The start to Tim Lincecum's outing Saturday signaled that he was in for a rough one: for the first time in his career, he started out a game by walking the first two hitters.
Not even during his abysmal August last year did he start so erratically.
But it wasn't his overly-amped up beginning that did in Timmy, who seemed to revert to his Nationally Televised Game nervousness that he had vanquished during the Giants' World Series run. He actually got through the rough first inning, thanks to a thwarted stolen base attempt and a double play ground ball.
It was his inability to put away hitters who should have been easily disposed of; and his hittable offerings on 0-and-2 counts, twice giving up hits with that advantage. Yes, he was wild outside of the strike zone, walking a career high six. But, just as problematically, he was wild inside the strike zone.
And it happened while he had some of his best stuff going. He had a blistering fastball that touched 96 MPH, and hovered between 93 and 94 for much of the game. And he wasn't without his signature devastating split finger fastball/changeup, alongside an effective slider.
But too often, his pitch choice was puzzling -- perhaps a reflection on his batterymate, Eli Whiteside, filling in for Buster Posey, who was taking a much-needed day off. Whether he was giving way too much credit to the Braves or was simply off, the results were desultory: five runs, six hits and six walks in 6 1/3 innings -- to a team hitting .228 and with the N.L.'s worst on base percentage, .290, when they entered this series (It's still the worst, though it's increased to .296 with nine walks through the first two games of the series).
Lincecum's troubles began in the top of the third when he gave up a one-out single to No. 8 hitter, Nate McLouth (a .243 hitter coming in). It came on a 1-2 fastball over the plate. Strange that he didn't go after him with his split finger, or at least something that wasn't so hittable.
Lincecum was all over the place in walking his counterpart, Tim Hudson, who was only trying to bunt McLouth over. That walk, more than anything else Saturday, showed that Lincecum's delivery -- a complex calibration of mechanical whirrings that needs to go just right -- wasn't quite locked in.
That set up Martin Prado's RBI single on a payoff pitch. He shut off further damage by freezing Jason Heyward on a 95 MPH on the corner and eliciting a weak grounder by rookie first baseman Freddie Freeman, but it was a frustrating run to allow.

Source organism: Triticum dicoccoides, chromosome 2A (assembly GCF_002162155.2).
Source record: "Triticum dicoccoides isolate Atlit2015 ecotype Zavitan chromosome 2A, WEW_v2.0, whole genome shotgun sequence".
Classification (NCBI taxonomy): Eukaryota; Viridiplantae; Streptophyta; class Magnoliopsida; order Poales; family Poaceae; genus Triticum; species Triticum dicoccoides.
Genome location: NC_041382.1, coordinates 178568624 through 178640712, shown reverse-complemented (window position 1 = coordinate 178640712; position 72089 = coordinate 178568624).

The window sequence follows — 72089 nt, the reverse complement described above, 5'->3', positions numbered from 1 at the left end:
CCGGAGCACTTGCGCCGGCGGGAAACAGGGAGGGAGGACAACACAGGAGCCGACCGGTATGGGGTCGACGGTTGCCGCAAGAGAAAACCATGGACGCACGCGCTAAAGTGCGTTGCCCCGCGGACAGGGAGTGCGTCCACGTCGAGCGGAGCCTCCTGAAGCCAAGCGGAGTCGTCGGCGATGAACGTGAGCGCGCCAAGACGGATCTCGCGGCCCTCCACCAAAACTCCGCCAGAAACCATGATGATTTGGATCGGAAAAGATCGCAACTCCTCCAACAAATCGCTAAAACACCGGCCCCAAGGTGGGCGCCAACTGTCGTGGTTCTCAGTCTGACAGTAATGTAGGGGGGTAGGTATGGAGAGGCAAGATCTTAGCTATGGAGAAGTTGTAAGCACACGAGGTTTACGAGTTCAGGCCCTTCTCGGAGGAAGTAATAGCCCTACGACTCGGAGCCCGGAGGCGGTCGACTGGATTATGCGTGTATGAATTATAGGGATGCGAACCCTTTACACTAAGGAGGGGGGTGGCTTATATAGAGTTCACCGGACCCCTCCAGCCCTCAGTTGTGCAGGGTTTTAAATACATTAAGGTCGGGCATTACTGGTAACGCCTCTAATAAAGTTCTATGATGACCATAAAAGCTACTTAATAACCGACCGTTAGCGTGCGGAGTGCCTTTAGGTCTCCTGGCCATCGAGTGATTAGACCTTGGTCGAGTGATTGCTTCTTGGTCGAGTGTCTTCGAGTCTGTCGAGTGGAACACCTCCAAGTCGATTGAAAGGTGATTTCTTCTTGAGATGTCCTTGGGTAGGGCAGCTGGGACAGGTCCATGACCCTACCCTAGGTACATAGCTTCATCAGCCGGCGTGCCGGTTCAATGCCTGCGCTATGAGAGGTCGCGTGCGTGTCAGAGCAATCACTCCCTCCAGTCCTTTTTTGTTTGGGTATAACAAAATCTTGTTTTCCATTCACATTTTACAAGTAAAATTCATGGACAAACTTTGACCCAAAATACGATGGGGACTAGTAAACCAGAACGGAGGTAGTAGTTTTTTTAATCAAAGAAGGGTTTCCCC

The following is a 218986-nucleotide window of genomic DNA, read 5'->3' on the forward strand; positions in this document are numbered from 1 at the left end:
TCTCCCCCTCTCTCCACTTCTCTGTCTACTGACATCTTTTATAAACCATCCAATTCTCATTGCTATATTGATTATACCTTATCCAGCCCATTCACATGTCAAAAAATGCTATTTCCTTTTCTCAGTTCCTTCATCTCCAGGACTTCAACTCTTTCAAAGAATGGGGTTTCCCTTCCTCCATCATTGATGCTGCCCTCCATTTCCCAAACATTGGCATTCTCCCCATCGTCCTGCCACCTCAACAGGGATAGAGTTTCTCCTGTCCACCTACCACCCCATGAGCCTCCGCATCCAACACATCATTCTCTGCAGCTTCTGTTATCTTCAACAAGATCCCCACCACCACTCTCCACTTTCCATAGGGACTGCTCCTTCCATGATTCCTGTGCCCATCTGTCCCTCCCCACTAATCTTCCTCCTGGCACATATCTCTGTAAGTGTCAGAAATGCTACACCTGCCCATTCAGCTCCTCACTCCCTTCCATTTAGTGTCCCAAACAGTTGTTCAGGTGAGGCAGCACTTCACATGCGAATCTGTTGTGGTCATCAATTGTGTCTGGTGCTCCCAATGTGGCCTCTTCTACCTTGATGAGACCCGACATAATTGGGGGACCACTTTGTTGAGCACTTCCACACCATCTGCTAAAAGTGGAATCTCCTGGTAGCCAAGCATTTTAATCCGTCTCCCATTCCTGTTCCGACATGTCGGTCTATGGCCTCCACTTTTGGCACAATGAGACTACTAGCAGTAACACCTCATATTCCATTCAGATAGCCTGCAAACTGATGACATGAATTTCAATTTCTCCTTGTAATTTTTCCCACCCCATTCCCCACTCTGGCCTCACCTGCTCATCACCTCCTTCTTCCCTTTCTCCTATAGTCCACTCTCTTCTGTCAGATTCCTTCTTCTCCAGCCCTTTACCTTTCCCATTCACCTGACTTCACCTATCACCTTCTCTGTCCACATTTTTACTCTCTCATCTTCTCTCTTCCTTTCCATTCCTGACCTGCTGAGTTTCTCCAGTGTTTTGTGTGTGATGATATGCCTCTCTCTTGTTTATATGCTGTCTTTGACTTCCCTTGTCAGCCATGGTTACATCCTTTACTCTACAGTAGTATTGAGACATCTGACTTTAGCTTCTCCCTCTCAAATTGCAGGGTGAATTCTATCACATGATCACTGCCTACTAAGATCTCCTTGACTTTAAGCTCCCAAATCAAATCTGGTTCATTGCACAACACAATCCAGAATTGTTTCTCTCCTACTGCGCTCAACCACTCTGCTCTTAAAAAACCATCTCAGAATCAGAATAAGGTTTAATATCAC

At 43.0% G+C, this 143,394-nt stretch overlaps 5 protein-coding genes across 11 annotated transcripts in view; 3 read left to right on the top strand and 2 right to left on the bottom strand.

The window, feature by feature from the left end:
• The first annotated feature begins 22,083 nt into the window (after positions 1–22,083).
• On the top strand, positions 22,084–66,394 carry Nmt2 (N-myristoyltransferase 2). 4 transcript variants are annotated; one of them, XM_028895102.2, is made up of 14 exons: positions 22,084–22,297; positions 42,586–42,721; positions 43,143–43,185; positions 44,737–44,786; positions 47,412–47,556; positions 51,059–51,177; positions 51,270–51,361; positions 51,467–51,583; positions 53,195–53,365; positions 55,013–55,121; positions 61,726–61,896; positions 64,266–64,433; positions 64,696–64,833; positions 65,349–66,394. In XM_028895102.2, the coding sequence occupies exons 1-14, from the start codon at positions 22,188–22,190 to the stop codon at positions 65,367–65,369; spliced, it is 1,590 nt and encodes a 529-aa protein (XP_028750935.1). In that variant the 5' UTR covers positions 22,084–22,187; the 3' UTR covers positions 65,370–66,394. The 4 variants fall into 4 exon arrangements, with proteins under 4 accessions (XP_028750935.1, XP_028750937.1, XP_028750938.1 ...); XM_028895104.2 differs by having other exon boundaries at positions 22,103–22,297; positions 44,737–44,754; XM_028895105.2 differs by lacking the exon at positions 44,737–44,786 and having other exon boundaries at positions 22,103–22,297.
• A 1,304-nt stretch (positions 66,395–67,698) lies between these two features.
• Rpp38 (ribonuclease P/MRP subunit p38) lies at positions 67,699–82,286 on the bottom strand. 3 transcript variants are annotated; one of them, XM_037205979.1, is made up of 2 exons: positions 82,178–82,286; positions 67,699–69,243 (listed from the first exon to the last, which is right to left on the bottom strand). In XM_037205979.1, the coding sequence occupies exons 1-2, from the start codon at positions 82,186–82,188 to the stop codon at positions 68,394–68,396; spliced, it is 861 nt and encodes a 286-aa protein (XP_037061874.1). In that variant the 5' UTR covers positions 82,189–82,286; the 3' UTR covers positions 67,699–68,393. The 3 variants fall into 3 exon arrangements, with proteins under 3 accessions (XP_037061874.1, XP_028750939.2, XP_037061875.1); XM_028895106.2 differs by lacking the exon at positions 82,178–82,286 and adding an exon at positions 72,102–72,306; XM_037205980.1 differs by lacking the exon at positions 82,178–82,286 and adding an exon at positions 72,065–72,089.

In the fifth, Lincecum again let the bottom of the order set up another run. With one out, he walked McLouth on five pitches. Hudson sacrificed the center fielder over for the second out and Lincecum quickly got ahead of Prado, 0-and-2, on a curve for a called strike and a split finger that was chopped foul.
But for reasons that none of our fine Bay Area beat reporters got into in their game write-ups, he chose to go with another two-strike fastball, and Prado drove it through the hole for an RBI single and a 2-1 lead.
Eric Karros, the big-haired color man for Fox, said: "I'm a little surprised he didn't go at him with an off-speed pitch." And, later, Karros added: "he just hasn't been his pinpoint self."
Still, Lincecum showed signs of brilliance throughout. In the second, he retired the side in order, striking out Dan Uggla on a beautiful split finger changeup and Eric Hinske on a 2-2 95 MPH fastball down the middle, catching him guessing wrong. In the sixth, he retired the side in order, striking out Brian McCann on a fastball up and away, got Uggla to ground softly to shortstop (after touching 96 MPH), and striking out Hinske on a 2-ball-2-strike split, his sixth and final strikeout.
In the seventh, however, he made another 0-2 mistake. He got ahead of Alex Gonzalez (hitting .220) on a fastball called and a fastball fouled. Then he left a soft split finger up and middle-in, hanging lazily in Gonzalez' limited hitting zone for a leadoff double.
After making that mistake twice all season, Lincecum gave up two hits on 0-and-2 in a span of four innings. Clearly not his day.
But he compounded Gonzalez' hit by walking McLouth -- again. On four pitches. To set up Hudson for a crucial sacrifice that would lead to two gigantic insurance runs, especially given the Giants' currently impotent offense.
Still, with runners on second and third, Lincecum got a break -- at least it seemed so -- when Gonzalez broke for the plate on a grounder to second baseman Freddie Sanchez, who was playing in. A good throw would have nailed him for a second out. But it shorthopped Whiteside, who made a sweeping tag without the ball. Had he simply picked the ball up, he could have had the out because Gonzalez had slid past the plate without touching it.
Lincecum's day was over one batter later, when he walked Heyward to load the bases, setting up McCann's two-run single off of lefty Javier Lopez, to effectively put the game away.
A concern: Lincecum's strike-to-ball ratio has diminished in every game this year: 63.8 percent strikes in his first game, 60.9 percent in his second, 57.1 percent in his third, and 56.3 percent in his fourth game.
He's never been a real high strike-to-ball ratio guy -- he goes deep in counts in his attempt at deception.
Still, in contrast, his three top performances during the post-season last year, he threw 63 percent strikes in his 14-strikeout gem against the Braves; 67 percent against the Rangers in the World Series clincher and 70 percent against the Phillies in a 4-2 loss (in which he gave up two earned runs in seven innings but was tagged with the loss).